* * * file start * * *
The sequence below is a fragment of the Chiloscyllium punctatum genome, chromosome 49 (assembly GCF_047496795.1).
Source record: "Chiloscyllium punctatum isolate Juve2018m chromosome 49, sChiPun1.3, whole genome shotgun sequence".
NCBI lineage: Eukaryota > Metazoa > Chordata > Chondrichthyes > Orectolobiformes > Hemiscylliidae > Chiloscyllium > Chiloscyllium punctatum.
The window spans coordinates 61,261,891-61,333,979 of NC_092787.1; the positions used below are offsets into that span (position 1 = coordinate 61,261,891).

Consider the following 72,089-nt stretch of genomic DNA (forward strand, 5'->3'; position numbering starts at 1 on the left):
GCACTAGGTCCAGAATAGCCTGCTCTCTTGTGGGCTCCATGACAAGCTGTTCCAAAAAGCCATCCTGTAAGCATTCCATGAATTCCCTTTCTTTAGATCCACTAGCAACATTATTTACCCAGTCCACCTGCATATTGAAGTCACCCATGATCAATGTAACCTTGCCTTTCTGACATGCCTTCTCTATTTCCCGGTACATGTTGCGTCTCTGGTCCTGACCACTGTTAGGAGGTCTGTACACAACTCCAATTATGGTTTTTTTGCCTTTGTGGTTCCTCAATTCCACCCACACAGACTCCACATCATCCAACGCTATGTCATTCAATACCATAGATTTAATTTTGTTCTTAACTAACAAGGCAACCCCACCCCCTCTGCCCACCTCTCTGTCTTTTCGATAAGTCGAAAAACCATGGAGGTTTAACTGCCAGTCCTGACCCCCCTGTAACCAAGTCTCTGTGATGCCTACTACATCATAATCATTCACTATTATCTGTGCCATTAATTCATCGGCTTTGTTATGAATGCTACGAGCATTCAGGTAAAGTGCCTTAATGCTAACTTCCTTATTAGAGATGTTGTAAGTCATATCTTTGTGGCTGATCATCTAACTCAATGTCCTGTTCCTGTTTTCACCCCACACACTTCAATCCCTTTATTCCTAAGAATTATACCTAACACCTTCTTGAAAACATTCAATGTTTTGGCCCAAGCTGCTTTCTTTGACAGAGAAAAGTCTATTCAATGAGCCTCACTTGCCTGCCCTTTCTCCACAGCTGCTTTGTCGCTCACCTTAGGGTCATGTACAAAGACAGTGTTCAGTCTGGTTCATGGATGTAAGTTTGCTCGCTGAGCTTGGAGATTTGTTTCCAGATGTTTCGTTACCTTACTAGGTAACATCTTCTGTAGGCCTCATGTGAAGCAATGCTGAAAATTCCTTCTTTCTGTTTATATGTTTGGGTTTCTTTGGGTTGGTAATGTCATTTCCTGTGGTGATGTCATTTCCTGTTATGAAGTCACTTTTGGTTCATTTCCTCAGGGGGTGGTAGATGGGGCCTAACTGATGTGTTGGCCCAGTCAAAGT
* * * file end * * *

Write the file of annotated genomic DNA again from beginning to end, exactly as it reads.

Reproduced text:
The sequence below is a fragment of the Chiloscyllium punctatum genome, chromosome 49 (assembly GCF_047496795.1).
Source record: "Chiloscyllium punctatum isolate Juve2018m chromosome 49, sChiPun1.3, whole genome shotgun sequence".
NCBI lineage: Eukaryota > Metazoa > Chordata > Chondrichthyes > Orectolobiformes > Hemiscylliidae > Chiloscyllium > Chiloscyllium punctatum.
The window spans coordinates 61,261,891-61,333,979 of NC_092787.1; the positions used below are offsets into that span (position 1 = coordinate 61,261,891).

Consider the following 72,089-nt stretch of genomic DNA (forward strand, 5'->3'; position numbering starts at 1 on the left):
GCACTAGGTCCAGAATAGCCTGCTCTCTTGTGGGCTCCATGACAAGCTGTTCCAAAAAGCCATCCTGTAAGCATTCCATGAATTCCCTTTCTTTAGATCCACTAGCAACATTATTTACCCAGTCCACCTGCATATTGAAGTCACCCATGATCAATGTAACCTTGCCTTTCTGACATGCCTTCTCTATTTCCCGGTACATGTTGCGTCTCTGGTCCTGACCACTGTTAGGAGGTCTGTACACAACTCCAATTATGGTTTTTTTGCCTTTGTGGTTCCTCAATTCCACCCACACAGACTCCACATCATCCAACGCTATGTCATTCAATACCATAGATTTAATTTTGTTCTTAACTAACAAGGCAACCCCACCCCCTCTGCCCACCTCTCTGTCTTTTCGATAAGTCGAAAAACCATGGAGGTTTAACTGCCAGTCCTGACCCCCCTGTAACCAAGTCTCTGTGATGCCTACTACATCATAATCATTCACTATTATCTGTGCCATTAATTCATCGGCTTTGTTATGAATGCTACGAGCATTCAGGTAAAGTGCCTTAATGCTAACTTCCTTATTAGAGATGTTGTAAGTCATATCTTTGTGGCTGATCATCTAACTCAATGTCCTGTTCCTGTTTTCACCCCACACACTTCAATCCCTTTATTCCTAAGAATTATACCTAACACCTTCTTGAAAACATTCAATGTTTTGGCCCAAGCTGCTTTCTTTGACAGAGAAAAGTCTATTCAATGAGCCTCACTTGCCTGCCCTTTCTCCACAGCTGCTTTGTCGCTCACCTTAGGGTCATGTACAAAGACAGTGTTCAGTCTGGTTCATGGATGTAAGTTTGCTCGCTGAGCTTGGAGATTTGTTTCCAGATGTTTCGTTACCTTACTAGGTAACATCTTCTGTAGGCCTCATGTGAAGCAATGCTGAAAATTCCTTCTTTCTGTTTATATGTTTGGGTTTCTTTGGGTTGGTAATGTCATTTCCTGTGGTGATGTCATTTCCTGTTATGAAGTCACTTTTGGTTCATTTCCTCAGGGGGTGGTAGATGGGGCCTAACTGATGTGTTGGCCCAGTCAAAGT